— Volkswagen is allegedly in talks with the U.S. Justice Department to settle criminal accusations over the automaker's emissions fraud, possibly adding another $1 billion or more to the $15 billion VW has already agreed to pay.
According to a report from the Wall Street Journal, two sources close to the talks say fines could top $1.2 billion and a consent decree would require an independent monitor over Volkswagen.
As with other automakers that have settled criminal probes with federal prosecutors, no VW employees or management are expected to see any jail time, especially considering those people are likely based in Germany. Nevertheless, going by past experience, U.S. prosecutors have been satisfied with auto manufacturers if the automakers throw money toward the government to settle criminal matters.
Even in the case of General Motors ignition switches that killed and injured hundreds of consumers, not a single person at GM faced a minute in handcuffs or a day in jail.
In the case of GM, federal prosecutors allowed a deferred prosecution agreement that required the automaker transfer $900 million to the United States. The agreement also required an independent monitor review and assess policies, practices and procedures relating to GM’s safety-related public statements, sharing of engineering data and recall processes.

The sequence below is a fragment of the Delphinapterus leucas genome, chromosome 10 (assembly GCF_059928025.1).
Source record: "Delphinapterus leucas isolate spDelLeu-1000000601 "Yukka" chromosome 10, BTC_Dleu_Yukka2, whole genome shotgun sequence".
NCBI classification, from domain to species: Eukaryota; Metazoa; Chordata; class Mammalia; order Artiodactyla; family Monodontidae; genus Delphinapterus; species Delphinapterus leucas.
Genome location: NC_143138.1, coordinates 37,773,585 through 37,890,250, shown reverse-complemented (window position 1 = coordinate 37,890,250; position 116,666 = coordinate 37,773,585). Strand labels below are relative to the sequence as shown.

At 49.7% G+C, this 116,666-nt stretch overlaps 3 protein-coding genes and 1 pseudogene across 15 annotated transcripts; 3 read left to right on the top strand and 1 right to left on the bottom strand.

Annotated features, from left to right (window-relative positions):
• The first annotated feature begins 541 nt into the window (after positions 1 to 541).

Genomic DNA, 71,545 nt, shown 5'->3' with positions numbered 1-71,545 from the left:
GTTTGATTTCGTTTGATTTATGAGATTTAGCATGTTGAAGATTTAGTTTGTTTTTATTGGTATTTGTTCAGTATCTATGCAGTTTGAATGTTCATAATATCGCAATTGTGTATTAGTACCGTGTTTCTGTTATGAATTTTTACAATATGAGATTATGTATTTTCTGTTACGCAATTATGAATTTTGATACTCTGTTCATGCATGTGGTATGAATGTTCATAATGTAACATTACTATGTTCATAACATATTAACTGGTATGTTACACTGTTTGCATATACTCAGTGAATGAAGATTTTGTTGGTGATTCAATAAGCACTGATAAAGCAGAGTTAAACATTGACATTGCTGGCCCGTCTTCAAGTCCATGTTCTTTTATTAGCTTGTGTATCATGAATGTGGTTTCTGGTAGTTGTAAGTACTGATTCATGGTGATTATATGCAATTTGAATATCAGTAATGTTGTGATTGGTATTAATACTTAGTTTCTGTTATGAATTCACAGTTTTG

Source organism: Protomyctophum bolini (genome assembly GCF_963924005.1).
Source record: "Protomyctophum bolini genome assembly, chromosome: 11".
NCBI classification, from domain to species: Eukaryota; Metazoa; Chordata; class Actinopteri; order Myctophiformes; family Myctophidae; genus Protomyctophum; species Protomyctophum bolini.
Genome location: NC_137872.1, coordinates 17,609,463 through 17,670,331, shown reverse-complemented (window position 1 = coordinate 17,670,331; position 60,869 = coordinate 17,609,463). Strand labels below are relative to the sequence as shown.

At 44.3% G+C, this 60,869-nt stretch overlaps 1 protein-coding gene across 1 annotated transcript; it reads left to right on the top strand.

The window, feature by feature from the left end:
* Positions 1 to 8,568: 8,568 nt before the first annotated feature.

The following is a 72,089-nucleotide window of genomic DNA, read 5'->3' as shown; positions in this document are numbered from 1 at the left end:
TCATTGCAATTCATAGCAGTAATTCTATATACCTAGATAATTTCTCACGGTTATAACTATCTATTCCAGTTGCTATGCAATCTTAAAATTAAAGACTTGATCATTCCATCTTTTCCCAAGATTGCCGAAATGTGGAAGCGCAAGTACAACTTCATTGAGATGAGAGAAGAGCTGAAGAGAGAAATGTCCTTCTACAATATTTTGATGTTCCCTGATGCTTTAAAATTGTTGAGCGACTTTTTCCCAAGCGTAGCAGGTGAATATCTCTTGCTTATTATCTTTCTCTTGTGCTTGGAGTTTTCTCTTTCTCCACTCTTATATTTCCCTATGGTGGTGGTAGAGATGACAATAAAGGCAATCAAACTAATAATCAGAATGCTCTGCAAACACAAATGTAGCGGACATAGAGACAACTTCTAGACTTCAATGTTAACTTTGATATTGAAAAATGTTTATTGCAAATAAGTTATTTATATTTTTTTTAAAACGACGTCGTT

If GM abides by all of the terms of the agreement, the government will defer prosecution for three years and then seek to dismiss the charges.
The government also said a separate wire fraud charge would also be dropped if the automaker didn't break the law for three years.
However, GM owners who were wrongly accused of crimes because of the faulty ignition switches did have to cope with handcuffs and serious charges. Only years later when GM got caught hiding the deadly defects did those owners have their names cleared. (Read about Candice Anderson and LaKisha Ward-Green)
Another automaker that faced criminal charges and got it all taken care of by coughing up money is Toyota, charged with criminal wire fraud over unintended acceleration events. Federal prosecutors settled the matter by allowing Toyota to pay a $1.2 billion penalty and assigning an independent monitor to look over Toyota's shoulders.
As with GM, prosecutors said if Toyota abides by all of the terms of the agreement, the government will defer prosecution for three years and then seek to dismiss the charges.
Any penalties prosecutors lay on Volkswagen will be in addition to the $15 billion the automaker agreed to pay to settle lawsuits for cheating customers for at least seven years and polluting the atmosphere.
More than $10 billion will be used to fix or buy back about 475,000 "clean diesel" vehicles in the U.S. that aren't so "clean," and about $2 billion will be set aside to develop and promote electric vehicles. Another $2.7 billion will be used for infrastructure to decrease diesel emissions.
Although U.S. criminal charges against automakers never leads to prison time, other countries take criminal matters more seriously, as seen in the recent arrest and indictment of a Volkswagen executive in South Korea.